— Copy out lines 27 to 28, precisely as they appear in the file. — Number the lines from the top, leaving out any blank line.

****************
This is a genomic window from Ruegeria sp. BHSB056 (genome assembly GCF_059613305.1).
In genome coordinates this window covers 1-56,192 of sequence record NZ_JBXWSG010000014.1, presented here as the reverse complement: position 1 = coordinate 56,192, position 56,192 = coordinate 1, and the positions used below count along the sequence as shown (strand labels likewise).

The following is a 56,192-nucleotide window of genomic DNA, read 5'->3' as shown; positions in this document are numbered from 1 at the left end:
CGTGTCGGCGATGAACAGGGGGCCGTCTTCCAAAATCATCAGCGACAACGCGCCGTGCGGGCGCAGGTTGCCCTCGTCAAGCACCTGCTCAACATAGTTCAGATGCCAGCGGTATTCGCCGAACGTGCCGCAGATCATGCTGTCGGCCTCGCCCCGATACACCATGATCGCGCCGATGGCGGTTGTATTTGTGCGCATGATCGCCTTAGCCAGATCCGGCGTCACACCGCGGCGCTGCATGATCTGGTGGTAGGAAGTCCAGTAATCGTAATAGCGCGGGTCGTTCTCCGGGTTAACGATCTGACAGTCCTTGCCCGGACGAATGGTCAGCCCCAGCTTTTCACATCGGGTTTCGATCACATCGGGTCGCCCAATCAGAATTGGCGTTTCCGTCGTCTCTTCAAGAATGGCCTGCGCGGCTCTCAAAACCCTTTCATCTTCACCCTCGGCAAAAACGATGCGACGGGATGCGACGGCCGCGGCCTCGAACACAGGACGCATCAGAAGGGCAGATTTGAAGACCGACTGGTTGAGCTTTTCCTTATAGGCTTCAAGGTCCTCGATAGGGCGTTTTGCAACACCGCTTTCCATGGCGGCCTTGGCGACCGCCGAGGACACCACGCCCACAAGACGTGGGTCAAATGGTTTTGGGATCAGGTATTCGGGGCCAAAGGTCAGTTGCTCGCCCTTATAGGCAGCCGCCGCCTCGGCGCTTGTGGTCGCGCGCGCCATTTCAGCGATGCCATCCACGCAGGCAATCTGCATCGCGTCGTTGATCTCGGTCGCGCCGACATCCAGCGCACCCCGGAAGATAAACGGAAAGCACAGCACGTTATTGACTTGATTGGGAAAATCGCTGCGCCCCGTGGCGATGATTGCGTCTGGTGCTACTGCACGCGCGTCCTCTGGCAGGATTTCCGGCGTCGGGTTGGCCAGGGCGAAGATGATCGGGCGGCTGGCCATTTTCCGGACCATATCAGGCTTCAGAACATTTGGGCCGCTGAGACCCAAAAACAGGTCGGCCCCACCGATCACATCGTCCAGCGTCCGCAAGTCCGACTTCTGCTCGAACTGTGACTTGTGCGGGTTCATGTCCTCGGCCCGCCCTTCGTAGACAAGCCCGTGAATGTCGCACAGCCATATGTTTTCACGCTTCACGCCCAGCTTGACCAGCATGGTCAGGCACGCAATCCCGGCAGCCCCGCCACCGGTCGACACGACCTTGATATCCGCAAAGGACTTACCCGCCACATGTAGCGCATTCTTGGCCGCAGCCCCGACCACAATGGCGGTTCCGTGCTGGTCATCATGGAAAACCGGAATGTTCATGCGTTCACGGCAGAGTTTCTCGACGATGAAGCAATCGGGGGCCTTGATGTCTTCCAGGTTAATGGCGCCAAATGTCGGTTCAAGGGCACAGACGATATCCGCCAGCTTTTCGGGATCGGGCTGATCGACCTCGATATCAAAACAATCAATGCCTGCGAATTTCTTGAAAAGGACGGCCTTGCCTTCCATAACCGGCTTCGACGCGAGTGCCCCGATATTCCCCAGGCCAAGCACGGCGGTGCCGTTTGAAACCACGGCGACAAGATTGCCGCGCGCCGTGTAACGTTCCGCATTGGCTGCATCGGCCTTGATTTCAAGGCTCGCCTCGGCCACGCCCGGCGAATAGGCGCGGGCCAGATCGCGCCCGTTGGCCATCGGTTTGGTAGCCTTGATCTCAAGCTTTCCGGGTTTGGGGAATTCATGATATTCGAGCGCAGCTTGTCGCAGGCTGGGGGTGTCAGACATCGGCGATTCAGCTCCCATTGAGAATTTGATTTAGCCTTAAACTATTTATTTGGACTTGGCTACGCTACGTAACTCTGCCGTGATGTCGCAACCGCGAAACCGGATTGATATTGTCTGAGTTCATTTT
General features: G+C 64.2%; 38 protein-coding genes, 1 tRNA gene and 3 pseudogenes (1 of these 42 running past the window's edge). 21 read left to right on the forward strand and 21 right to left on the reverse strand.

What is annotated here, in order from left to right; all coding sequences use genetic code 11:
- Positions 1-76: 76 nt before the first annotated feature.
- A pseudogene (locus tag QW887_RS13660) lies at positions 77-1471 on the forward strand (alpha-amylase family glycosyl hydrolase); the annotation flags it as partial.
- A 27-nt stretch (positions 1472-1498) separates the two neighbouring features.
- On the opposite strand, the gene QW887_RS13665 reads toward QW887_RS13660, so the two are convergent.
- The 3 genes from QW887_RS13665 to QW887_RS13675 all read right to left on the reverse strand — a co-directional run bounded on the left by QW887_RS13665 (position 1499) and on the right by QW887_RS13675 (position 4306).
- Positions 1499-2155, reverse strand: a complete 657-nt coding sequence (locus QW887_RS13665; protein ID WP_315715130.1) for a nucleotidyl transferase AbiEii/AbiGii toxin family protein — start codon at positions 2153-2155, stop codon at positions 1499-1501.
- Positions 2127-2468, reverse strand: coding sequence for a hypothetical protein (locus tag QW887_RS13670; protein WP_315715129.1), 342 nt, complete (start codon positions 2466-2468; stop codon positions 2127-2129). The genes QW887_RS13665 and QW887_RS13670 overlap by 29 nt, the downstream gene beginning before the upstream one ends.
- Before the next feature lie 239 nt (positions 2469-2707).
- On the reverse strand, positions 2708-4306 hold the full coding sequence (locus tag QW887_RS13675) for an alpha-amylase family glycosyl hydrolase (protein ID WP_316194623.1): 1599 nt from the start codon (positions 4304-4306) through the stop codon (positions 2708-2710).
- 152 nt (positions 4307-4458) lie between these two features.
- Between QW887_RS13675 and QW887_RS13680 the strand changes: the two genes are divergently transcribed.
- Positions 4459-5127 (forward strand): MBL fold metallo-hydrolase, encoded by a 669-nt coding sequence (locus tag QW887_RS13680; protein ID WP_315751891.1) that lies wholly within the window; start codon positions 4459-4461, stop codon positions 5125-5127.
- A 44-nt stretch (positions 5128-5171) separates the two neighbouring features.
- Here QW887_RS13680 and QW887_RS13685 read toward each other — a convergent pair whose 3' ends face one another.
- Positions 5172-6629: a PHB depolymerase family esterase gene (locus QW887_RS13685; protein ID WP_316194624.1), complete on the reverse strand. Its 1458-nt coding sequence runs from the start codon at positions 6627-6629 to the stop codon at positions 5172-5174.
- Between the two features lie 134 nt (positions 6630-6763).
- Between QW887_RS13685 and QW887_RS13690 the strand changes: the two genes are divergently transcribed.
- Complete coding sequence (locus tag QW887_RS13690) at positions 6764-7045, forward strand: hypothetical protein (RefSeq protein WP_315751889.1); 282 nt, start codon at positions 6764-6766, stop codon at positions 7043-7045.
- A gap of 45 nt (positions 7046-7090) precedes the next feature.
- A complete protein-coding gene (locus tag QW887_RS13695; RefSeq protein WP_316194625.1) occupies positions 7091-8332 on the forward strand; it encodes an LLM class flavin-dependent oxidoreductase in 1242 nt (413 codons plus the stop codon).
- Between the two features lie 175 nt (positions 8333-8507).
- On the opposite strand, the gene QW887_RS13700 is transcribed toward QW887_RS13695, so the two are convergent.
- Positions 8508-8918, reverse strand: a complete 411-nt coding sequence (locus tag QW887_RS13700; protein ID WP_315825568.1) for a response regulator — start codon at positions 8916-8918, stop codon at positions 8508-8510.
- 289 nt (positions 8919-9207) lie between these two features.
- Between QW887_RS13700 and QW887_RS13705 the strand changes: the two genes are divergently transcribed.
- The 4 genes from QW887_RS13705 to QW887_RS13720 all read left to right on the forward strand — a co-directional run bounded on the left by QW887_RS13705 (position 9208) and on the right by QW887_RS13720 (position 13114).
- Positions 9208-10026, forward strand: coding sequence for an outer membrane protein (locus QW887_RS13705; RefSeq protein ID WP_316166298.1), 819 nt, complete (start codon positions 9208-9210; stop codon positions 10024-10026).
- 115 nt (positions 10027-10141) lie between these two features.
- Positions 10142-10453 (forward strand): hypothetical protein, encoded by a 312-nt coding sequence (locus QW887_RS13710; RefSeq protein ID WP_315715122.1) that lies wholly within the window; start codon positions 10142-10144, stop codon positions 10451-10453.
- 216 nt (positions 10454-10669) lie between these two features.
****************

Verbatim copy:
- Between the two features lie 175 nt (positions 8333-8507).
- On the opposite strand, the gene QW887_RS13700 is transcribed toward QW887_RS13695, so the two are convergent.